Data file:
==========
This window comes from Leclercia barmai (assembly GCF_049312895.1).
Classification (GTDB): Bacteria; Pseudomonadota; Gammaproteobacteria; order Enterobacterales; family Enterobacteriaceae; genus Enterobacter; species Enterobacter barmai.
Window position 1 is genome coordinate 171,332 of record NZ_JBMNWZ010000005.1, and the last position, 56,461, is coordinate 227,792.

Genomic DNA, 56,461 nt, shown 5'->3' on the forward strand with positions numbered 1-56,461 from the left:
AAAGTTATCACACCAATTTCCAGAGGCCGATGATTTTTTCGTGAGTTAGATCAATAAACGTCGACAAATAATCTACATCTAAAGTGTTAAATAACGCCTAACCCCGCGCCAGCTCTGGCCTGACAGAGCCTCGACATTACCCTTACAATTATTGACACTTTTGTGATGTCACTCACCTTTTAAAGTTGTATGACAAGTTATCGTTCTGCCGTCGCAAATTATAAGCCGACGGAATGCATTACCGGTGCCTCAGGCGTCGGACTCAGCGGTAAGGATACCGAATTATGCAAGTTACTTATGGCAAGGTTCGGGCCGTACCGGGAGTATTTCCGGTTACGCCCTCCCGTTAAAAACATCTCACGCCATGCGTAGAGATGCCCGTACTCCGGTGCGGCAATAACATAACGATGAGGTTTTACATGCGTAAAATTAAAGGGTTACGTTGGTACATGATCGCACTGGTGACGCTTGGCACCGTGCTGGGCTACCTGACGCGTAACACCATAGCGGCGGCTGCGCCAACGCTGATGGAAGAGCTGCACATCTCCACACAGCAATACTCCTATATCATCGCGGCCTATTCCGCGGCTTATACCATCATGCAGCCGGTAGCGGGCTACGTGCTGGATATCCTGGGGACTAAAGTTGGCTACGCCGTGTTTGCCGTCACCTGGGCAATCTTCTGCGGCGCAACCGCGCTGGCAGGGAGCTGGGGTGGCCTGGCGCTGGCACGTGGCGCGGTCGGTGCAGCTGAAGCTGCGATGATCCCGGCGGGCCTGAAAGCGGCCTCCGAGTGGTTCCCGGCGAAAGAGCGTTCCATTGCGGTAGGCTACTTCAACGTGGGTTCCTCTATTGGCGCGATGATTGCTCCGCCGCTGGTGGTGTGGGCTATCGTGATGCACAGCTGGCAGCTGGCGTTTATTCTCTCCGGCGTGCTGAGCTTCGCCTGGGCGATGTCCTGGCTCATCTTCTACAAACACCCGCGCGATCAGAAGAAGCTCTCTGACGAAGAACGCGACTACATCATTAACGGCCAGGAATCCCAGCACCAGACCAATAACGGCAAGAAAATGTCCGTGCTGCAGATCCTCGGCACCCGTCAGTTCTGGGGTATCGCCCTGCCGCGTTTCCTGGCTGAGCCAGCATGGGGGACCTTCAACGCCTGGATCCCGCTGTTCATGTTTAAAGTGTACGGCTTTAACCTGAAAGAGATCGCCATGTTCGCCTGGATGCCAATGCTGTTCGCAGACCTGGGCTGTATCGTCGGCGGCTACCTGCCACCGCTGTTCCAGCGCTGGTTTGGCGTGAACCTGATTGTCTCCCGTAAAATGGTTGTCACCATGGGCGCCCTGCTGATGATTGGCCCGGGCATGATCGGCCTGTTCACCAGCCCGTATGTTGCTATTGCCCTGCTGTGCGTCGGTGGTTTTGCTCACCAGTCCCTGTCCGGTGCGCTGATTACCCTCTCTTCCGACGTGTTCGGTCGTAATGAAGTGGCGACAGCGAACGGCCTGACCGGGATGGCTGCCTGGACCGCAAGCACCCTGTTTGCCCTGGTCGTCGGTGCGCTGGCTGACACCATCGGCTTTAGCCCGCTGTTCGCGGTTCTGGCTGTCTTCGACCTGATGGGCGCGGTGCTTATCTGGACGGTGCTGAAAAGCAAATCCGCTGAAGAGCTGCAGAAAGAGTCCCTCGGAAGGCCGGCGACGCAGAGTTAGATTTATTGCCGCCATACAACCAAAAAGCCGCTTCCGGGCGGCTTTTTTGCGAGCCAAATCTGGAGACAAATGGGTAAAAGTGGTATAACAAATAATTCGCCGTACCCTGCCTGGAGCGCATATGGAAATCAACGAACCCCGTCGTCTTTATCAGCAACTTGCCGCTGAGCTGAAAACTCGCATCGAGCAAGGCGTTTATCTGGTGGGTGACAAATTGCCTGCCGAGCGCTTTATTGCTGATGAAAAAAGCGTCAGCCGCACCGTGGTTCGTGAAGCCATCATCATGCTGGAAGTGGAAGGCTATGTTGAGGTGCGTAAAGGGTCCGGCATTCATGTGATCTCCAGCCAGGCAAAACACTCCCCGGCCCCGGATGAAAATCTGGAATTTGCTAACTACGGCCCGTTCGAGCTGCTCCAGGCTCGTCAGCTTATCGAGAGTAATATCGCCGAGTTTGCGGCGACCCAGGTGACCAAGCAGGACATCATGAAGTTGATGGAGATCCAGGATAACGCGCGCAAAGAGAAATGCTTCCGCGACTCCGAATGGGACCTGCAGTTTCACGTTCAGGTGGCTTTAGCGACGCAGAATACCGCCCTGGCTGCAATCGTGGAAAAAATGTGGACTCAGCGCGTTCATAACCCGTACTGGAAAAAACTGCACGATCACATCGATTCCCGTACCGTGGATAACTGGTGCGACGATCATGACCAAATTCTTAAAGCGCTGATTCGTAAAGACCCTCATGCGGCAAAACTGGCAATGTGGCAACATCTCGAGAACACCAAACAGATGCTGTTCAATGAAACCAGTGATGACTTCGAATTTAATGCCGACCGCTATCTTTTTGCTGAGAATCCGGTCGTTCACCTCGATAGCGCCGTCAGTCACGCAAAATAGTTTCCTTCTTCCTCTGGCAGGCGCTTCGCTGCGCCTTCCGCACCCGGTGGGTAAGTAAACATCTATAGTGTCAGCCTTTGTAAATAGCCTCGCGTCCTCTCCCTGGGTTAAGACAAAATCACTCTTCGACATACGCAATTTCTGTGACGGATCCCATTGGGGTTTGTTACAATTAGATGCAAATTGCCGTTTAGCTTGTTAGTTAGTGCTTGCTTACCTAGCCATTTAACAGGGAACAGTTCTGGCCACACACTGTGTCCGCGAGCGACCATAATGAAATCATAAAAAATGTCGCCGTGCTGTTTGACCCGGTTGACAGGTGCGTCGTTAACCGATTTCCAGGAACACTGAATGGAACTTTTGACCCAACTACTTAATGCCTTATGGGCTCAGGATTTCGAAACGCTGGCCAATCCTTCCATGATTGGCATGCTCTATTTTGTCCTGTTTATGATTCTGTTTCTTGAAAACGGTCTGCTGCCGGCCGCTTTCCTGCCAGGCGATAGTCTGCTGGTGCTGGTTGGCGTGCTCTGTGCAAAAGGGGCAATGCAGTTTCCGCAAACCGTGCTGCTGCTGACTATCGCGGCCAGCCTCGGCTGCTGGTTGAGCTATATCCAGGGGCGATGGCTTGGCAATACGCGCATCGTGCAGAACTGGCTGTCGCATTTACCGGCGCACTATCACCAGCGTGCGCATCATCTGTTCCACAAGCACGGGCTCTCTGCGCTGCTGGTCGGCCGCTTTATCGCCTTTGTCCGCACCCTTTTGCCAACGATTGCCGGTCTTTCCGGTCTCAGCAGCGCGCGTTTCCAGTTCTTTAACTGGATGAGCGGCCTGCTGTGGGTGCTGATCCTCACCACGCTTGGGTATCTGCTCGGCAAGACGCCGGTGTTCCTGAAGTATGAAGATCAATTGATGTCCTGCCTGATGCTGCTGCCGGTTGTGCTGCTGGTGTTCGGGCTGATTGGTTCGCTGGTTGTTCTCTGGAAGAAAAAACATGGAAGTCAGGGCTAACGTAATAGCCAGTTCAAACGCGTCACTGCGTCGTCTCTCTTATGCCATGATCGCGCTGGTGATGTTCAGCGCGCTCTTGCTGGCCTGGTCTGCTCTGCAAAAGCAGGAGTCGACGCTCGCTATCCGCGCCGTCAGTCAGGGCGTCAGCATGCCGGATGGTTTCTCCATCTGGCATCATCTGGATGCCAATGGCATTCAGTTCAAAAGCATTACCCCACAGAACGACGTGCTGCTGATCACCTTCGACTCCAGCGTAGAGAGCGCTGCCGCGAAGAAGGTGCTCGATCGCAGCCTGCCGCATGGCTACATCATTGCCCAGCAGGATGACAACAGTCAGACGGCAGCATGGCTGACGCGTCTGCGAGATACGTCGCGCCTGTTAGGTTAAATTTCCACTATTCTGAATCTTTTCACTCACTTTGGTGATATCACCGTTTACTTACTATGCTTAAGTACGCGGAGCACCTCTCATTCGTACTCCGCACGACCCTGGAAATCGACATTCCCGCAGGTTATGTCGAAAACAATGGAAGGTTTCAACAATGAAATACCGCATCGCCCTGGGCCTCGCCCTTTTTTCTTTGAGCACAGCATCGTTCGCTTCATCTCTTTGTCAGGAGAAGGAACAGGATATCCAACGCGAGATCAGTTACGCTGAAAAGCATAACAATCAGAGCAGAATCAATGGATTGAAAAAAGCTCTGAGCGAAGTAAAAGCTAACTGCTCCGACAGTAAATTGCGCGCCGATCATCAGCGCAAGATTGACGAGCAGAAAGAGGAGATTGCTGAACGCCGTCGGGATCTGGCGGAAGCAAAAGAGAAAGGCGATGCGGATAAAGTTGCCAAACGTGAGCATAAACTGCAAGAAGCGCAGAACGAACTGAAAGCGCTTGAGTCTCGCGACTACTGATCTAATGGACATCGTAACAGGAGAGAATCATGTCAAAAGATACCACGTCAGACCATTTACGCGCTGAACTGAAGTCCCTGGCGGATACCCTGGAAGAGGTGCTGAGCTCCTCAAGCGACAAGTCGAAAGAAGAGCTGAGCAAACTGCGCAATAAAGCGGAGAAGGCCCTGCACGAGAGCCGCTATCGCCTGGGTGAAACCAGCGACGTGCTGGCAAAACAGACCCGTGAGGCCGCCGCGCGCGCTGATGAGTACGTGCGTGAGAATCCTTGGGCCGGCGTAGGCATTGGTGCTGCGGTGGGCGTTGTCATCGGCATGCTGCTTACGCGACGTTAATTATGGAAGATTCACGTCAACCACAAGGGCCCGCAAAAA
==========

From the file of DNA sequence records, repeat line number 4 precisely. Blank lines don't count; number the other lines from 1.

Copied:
Genomic DNA, 56,461 nt, shown 5'->3' on the forward strand with positions numbered 1-56,461 from the left: